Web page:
Jane Hirshfield’s poems about the ecological losses of our time, what she calls the crisis of the biosphere.
This review explores the many and painful human predicaments found in Lawless’s poetry.
I probably should have said something. I probably should have taken a moment to explain to this young waiter what my service actually was. I should have told him that my rejection of military service was my real “service.”
Perhaps the ultimate significance of these writings is to remind us that, whether we know it or not, we are all inheritors of the wars that have come before us, and in some way are obligated to try to understand what that inheritance means.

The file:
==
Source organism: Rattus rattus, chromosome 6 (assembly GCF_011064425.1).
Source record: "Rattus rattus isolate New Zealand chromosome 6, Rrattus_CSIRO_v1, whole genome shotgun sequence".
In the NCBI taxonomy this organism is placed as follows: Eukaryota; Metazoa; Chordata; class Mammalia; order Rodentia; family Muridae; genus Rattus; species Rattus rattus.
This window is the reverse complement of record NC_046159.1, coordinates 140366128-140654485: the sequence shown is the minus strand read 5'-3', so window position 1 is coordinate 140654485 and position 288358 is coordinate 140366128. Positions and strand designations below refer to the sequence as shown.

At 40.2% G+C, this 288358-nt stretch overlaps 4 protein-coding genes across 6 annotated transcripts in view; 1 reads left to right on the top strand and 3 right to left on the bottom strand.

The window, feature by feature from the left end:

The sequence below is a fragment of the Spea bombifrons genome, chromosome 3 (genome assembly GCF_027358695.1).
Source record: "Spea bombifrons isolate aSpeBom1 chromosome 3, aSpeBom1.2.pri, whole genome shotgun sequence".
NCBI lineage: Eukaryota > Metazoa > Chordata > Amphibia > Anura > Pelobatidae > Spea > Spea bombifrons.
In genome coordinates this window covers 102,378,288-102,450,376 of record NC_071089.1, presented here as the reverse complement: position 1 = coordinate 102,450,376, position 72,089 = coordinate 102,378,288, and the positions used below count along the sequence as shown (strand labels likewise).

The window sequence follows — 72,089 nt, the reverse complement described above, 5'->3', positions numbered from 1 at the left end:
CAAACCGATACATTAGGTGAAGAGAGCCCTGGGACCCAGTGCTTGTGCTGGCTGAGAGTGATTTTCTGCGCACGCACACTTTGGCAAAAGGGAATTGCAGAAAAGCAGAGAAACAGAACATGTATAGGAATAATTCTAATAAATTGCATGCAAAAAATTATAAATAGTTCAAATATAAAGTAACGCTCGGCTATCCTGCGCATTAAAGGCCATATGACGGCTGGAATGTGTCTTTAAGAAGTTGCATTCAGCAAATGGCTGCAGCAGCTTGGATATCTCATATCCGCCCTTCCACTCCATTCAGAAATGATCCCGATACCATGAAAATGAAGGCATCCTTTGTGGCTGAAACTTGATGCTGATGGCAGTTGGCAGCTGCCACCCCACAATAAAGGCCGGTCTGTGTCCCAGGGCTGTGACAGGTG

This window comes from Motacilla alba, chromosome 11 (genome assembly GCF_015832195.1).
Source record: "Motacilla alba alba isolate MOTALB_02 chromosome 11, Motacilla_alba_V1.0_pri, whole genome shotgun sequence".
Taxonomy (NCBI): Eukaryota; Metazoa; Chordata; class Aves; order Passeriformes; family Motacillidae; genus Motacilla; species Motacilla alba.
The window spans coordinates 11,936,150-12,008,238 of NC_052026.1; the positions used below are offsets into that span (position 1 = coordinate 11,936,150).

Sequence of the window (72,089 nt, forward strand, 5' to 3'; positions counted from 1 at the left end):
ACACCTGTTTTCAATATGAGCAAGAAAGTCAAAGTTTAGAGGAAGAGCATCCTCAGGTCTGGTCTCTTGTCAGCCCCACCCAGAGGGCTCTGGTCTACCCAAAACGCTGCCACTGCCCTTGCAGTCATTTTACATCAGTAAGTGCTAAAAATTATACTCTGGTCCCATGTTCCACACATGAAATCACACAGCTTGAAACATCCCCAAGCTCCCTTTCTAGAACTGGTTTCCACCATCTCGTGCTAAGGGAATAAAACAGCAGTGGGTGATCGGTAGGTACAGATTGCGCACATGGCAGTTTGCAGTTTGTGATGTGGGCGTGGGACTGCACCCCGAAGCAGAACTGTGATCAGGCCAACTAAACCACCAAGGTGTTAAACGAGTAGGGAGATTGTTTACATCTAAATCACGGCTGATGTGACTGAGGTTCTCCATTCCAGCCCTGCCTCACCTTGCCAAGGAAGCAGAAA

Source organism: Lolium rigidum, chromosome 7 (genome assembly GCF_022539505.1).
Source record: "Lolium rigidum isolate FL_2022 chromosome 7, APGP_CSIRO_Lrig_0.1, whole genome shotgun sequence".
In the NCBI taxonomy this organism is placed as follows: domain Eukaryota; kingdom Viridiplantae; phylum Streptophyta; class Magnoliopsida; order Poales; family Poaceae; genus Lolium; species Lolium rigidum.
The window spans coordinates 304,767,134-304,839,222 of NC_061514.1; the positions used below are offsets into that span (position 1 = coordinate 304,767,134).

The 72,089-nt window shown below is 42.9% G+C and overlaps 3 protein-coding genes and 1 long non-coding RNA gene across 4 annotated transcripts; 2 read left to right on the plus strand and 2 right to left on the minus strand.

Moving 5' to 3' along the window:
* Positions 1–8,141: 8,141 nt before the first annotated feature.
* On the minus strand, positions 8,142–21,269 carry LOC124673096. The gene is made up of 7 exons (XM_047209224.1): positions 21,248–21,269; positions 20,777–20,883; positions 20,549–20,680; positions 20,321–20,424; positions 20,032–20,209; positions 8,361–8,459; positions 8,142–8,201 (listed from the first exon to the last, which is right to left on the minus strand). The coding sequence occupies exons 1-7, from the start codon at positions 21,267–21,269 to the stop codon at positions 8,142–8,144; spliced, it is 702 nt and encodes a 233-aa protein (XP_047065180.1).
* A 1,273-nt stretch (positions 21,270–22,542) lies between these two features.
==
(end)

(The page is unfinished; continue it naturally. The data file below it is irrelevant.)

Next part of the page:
This magisterial “guide” brings us to a Greece of geographical, historical, familial, and spiritual intersections. It’s a Greece that one can find only in the heart and in these poems that dwell there too.
A map alone does not solve our problems, heal our wounds, or save our souls. But it gives us a chance to find our way, and that is the deepest, most humane lesson in this wise, artful, and deeply moving collection of poems.